The increase in claudin-1 found in the detergent-insoluble fraction after IFNγ treatment is surprising because impairment of the paracellular route has generally been associated with reduced levels of this protein (Kucharzik et al., 2001; Tedelind et al., 2003), although recent reports of cytokine-induced increases in claudin-1 expression linked to barrier disruption indicate that this may not always be the case (Han et al., 2003; Abe et al., 2003). Interactions between claudins and occludin may be important in determining the properties of tight junction strands (Tsukita and Furuse, 2000; McCarthy et al., 2000). Given this, the possibility that an imbalance in claudin-1 and occludin caused by the divergent effects of IFNγ on these proteins could be involved in the formation of non-restrictive pores is worthy of consideration. Unlike the effects on occludin, the IFNγ-mediated increase in claudin-1 expression did not appear to be fully reversible and it is interesting in this respect that β values also remained significantly above control levels 96 hours after IFNγ washout suggesting that higher levels of the non-restrictive pore may persist after cytokine exposure.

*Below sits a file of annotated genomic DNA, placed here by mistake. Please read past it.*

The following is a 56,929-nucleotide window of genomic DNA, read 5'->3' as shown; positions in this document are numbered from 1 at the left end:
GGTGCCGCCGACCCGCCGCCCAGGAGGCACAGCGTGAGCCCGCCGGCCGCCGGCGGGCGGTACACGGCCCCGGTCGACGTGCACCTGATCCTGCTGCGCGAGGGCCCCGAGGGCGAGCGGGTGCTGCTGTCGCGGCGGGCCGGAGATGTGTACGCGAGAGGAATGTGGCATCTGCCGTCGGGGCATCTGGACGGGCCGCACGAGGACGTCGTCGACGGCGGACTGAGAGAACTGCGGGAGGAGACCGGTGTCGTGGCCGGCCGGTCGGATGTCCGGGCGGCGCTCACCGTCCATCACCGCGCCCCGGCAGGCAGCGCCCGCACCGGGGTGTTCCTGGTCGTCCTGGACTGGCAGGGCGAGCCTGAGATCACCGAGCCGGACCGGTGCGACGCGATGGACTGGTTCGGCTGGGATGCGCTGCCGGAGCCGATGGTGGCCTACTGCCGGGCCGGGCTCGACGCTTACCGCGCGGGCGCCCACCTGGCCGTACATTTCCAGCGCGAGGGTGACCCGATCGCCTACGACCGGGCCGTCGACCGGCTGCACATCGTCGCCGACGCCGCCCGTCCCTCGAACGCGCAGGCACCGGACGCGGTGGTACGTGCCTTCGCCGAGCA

It was important to exclude increased internalisation as an explanation for the selective increases in permeability of larger PEG and dextran molecules (7.4-23Å) induced by IFNγ. Both PEG and dextran are classical permeability probes being strongly hydrophilic molecules that are unlikely to diffuse across cell membranes to any significant extent, however, there is evidence that dextran, for example, may have a limited capacity to internalise via fluid-phase endocytosis. Shurety and co-workers (Shurety et al., 1998) demonstrated endocytic uptake of FITC-dextran in MDCK monolayers although the majority of uptake occurred from the basolateral surface with relatively little internalisation from the apical surface. Similarly, in T84, depletion of extracellular calcium has been shown to promote endocytosis of dextran (Ivanov et al., 2004), a finding which we have confirmed here. However, using the same approach, there was no evidence that IFNγ increased dextran internalisation over the small amount seen in untreated monolayers. This, taken together with the 14C-PEG4000 cell-association data, suggests that internalisation and transcellular passage of these paracellular markers plays no significant role in the selective modulation of permeability induced by IFNγ.